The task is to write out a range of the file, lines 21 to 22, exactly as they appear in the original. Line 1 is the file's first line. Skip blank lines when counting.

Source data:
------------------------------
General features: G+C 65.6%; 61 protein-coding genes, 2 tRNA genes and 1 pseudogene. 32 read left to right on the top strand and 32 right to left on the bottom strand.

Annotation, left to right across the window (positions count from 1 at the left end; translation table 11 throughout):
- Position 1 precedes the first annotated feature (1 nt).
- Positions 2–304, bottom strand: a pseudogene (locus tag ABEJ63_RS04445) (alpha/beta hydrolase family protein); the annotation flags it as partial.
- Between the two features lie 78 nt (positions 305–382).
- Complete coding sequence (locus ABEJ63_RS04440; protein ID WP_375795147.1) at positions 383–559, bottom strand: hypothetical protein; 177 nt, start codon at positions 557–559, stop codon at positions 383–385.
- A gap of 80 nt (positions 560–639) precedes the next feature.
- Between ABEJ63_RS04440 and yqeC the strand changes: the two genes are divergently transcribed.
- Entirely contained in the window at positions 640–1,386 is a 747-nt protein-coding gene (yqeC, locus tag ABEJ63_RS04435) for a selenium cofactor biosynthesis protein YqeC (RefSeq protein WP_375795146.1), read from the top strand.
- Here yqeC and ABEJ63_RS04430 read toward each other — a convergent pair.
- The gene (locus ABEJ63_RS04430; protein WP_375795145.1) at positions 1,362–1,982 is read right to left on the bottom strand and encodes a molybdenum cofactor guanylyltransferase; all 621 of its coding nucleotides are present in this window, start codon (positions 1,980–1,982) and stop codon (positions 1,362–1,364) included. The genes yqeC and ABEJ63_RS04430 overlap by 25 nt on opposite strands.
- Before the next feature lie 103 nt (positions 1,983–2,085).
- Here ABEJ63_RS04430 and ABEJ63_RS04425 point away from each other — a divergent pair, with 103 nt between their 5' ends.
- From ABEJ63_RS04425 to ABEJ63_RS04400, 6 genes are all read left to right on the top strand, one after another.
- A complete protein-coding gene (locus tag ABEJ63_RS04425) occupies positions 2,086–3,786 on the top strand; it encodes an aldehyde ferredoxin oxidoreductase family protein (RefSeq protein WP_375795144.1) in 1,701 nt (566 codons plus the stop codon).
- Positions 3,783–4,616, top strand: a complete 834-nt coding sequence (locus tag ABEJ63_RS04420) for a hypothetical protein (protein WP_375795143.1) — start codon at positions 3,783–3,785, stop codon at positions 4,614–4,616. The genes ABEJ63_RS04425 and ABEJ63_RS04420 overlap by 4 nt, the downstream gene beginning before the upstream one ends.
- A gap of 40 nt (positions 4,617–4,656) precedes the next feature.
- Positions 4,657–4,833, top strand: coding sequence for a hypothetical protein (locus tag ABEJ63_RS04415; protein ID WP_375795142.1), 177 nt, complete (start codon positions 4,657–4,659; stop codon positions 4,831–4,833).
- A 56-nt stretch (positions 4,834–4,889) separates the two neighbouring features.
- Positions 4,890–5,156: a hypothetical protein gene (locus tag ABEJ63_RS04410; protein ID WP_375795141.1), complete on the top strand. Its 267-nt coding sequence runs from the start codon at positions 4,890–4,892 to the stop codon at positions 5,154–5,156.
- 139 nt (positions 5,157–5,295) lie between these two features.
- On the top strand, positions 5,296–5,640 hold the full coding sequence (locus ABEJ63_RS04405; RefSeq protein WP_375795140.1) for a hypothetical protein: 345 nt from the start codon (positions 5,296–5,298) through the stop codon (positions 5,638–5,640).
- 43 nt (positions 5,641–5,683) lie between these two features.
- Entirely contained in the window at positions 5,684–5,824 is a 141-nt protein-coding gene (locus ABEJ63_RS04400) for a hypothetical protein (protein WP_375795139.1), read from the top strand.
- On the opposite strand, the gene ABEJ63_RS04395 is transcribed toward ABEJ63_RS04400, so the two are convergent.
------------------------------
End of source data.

- 139 nt (positions 5,157–5,295) lie between these two features.
- On the top strand, positions 5,296–5,640 hold the full coding sequence (locus ABEJ63_RS04405; RefSeq protein WP_375795140.1) for a hypothetical protein: 345 nt from the start codon (positions 5,296–5,298) through the stop codon (positions 5,638–5,640).